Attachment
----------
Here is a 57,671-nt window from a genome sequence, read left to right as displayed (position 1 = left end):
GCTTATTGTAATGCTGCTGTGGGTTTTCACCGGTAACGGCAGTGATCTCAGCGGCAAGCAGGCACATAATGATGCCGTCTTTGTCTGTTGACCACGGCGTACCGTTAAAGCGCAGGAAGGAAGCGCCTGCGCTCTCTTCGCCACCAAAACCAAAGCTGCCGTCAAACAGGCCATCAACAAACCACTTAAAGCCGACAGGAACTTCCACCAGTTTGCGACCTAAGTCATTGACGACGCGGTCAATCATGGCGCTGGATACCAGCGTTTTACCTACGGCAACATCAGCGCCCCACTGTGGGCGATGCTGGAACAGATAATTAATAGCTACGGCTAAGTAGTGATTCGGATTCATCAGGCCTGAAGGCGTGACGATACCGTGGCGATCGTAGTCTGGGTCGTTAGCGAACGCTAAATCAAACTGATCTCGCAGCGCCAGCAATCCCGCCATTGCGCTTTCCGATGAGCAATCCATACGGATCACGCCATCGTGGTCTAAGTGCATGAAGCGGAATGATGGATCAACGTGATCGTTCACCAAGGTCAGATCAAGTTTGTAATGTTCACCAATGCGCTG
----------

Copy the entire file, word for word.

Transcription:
Here is a 57,671-nt window from a genome sequence, read left to right as displayed (position 1 = left end):
GCTTATTGTAATGCTGCTGTGGGTTTTCACCGGTAACGGCAGTGATCTCAGCGGCAAGCAGGCACATAATGATGCCGTCTTTGTCTGTTGACCACGGCGTACCGTTAAAGCGCAGGAAGGAAGCGCCTGCGCTCTCTTCGCCACCAAAACCAAAGCTGCCGTCAAACAGGCCATCAACAAACCACTTAAAGCCGACAGGAACTTCCACCAGTTTGCGACCTAAGTCATTGACGACGCGGTCAATCATGGCGCTGGATACCAGCGTTTTACCTACGGCAACATCAGCGCCCCACTGTGGGCGATGCTGGAACAGATAATTAATAGCTACGGCTAAGTAGTGATTCGGATTCATCAGGCCTGAAGGCGTGACGATACCGTGGCGATCGTAGTCTGGGTCGTTAGCGAACGCTAAATCAAACTGATCTCGCAGCGCCAGCAATCCCGCCATTGCGCTTTCCGATGAGCAATCCATACGGATCACGCCATCGTGGTCTAAGTGCATGAAGCGGAATGATGGATCAACGTGATCGTTCACCAAGGTCAGATCAAGTTTGTAATGTTCACCAATGCGCTG